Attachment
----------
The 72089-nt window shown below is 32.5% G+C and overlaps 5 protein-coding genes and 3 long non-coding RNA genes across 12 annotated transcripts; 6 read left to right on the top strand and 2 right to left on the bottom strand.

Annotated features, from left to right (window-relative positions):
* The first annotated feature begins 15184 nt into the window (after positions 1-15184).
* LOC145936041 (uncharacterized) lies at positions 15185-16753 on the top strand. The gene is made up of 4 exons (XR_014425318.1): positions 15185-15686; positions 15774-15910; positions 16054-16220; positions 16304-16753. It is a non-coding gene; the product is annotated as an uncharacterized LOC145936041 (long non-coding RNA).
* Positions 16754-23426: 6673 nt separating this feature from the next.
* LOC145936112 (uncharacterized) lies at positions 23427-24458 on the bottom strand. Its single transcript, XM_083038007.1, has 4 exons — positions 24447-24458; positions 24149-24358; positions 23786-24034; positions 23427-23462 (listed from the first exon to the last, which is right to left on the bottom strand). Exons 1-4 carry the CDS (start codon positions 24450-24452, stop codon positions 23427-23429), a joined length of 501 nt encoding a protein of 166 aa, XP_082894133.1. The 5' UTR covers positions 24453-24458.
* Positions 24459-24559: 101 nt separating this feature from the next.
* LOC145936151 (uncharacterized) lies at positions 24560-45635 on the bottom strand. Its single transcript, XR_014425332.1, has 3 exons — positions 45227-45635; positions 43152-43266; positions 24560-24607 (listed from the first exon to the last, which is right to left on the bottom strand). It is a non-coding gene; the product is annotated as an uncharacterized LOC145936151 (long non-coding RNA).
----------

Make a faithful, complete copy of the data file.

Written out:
The 72089-nt window shown below is 32.5% G+C and overlaps 5 protein-coding genes and 3 long non-coding RNA genes across 12 annotated transcripts; 6 read left to right on the top strand and 2 right to left on the bottom strand.

Annotated features, from left to right (window-relative positions):
* The first annotated feature begins 15184 nt into the window (after positions 1-15184).
* LOC145936041 (uncharacterized) lies at positions 15185-16753 on the top strand. The gene is made up of 4 exons (XR_014425318.1): positions 15185-15686; positions 15774-15910; positions 16054-16220; positions 16304-16753. It is a non-coding gene; the product is annotated as an uncharacterized LOC145936041 (long non-coding RNA).
* Positions 16754-23426: 6673 nt separating this feature from the next.
* LOC145936112 (uncharacterized) lies at positions 23427-24458 on the bottom strand. Its single transcript, XM_083038007.1, has 4 exons — positions 24447-24458; positions 24149-24358; positions 23786-24034; positions 23427-23462 (listed from the first exon to the last, which is right to left on the bottom strand). Exons 1-4 carry the CDS (start codon positions 24450-24452, stop codon positions 23427-23429), a joined length of 501 nt encoding a protein of 166 aa, XP_082894133.1. The 5' UTR covers positions 24453-24458.
* Positions 24459-24559: 101 nt separating this feature from the next.
* LOC145936151 (uncharacterized) lies at positions 24560-45635 on the bottom strand. Its single transcript, XR_014425332.1, has 3 exons — positions 45227-45635; positions 43152-43266; positions 24560-24607 (listed from the first exon to the last, which is right to left on the bottom strand). It is a non-coding gene; the product is annotated as an uncharacterized LOC145936151 (long non-coding RNA).